Wednesday, 26 February 2014

Don’t Panic

What’s for tea tonight mother? Betrayals and lies?

Don’t Panic

In many of the more relaxed civilisations on the Outer Eastern Rim of the Galaxy, the Hitch Hiker’s Guide has already supplanted the great Encyclopaedia Galactica as the standard repository of all knowledge and wisdom, for though it has many omissions and contains much that is apocryphal, or at least wildly inaccurate, it scores over the older, more pedestrian work in two important respects.

First, it is slightly cheaper; and second, it has the words DON’T PANIC inscribed in large friendly letters on the cover.
Douglas Adams

There was a time, about fifteen years ago, when I started to get panic attacks. I blame this, at least in part, on my best friend. I remember him having a major panic attack while we were in Blackpool and ending up getting a police escort to Blackpool Royal Infirmary, ‘cause he thought he was having a heart attack. We always did things together and if something happened to the one, you could guarantee it would happen to the other one not long after. He had a pregnancy scare with a girlfriend, I had one with mine the following  month. One of my relatives died, one of his died the very next week. So not long after that night in Blackpool, I was visited by my first panic attack. It was not fun.

My first attack came about because I had toothache. Not a prodigious start, but then panic attacks are all in the head. Something physical may trigger the first one, but after you’ve had one panic attack they can be brought on simply by the fear of having an attack. It’s all about the feedback loop. The anxiety of an encroaching attack causes you to physiologically alter your breathing rhythm and this causes the tightening in the chest which ultimately leads to the panic.

It got so bad that for only time in my life I went to see the doctor with a psychological problem. I was lucky to be seen by a doctor who had experienced panic attacks and he talked me through what was happening and gave me some simple meditative techniques to bring them under control, as well as a prescription for Propanol for if I had a bad attack (I think that was the name). Taking Propanol was an interesting experience, because I would still have the attack just the same, I was just less concerned by it, almost like watching myself have a panic attack from outside my body.

One of the worst experiences I had was while stoned, sleeping alone in the back seat of a car on a campsite in Cornwall, the night before the solar eclipse in 1999. I’m a very private person, I may write candidly, but I don’t generally discuss my issues out loud. I don’t want people to know what’s going on in my head most of the time. I was cold and shivering, while the rest of the group was sleeping in the tent, and lack of warmth is one of the quickest ways to accelerate a panic attack. I wanted to cry and scream, but somehow my overriding sense of privacy managed to keep it together, probably thanks to listening to something funny on a Walkman (yes, it was that long ago).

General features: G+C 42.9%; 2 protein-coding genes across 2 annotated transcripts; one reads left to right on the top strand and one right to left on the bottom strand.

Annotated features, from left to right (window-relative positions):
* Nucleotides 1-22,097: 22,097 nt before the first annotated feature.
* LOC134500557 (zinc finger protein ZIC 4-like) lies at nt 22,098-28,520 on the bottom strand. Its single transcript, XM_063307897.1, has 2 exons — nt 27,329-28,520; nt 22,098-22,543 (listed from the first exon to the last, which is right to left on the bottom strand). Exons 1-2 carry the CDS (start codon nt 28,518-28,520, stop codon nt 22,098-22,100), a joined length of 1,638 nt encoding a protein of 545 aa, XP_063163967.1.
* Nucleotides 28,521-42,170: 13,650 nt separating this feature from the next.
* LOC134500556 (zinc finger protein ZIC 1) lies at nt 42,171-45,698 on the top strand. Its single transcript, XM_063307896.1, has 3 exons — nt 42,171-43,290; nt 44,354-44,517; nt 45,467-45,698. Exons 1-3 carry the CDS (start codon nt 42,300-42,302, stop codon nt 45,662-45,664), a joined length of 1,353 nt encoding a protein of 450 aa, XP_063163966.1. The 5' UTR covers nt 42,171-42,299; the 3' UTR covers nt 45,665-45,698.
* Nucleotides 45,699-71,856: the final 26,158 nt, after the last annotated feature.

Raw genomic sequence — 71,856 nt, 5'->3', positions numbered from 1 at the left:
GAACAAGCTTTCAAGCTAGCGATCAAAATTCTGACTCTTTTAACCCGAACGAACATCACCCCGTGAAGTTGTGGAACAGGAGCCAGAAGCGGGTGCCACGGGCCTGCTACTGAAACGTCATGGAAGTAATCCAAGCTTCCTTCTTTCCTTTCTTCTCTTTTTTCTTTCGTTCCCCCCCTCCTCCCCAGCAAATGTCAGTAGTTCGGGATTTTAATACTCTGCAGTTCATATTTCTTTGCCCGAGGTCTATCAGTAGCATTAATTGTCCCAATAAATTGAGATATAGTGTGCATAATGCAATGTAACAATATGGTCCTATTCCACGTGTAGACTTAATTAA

In the end, the eclipse was worth it. I took an extra pill to calm my nerves, which was probably for the best, because there’s something about a solar eclipse which prods at a primal bit of the brain. It’s not natural for it to go dark that quickly and in blocks of increasing blackness. All the sea birds went deathly quiet. We all ran around, shouting, “Black! Black!Black as the night.”

Drugs though, prescription or otherwise, are at best palliative. They don’t make the panic attacks go away, you have to do that for yourself. As someone who eventually mastered them after suffering for a number of years, the best advice I can offer anyone that has regular panic attacks is this: Confront them. Seriously. When you feel an attack coming then in your head or out loud challenge the attack to do its worst. The worst it can do is kill you, so tell it to get on with it or go away. The regularity of panic attacks increase as the feedback loop of worry intensifies, but the feedback works both ways. Every successful challenge is like a dampening force, killing the monster by taking away its power. You won’t beat it right away, but a weary sigh and a bit of bravery whenever you feel the symptoms coming on does work over time. Like much in life, the key to defeating panic attacks is confidence.

I don’t get panic attacks anymore. Panic attacks are a young man’s game. When you get to my age there is so much that might actually kill you that your subconscious stops inventing threats and starts obsessing on which of the real problems it is that will actually kill you. Which isn’t much better. In fact it’s a hell of a lot worse. Ah well, hopefully someone will have cured death before I need worry about it. Death eventually catches up with us all. No point getting in a panic about it.

Get it done.

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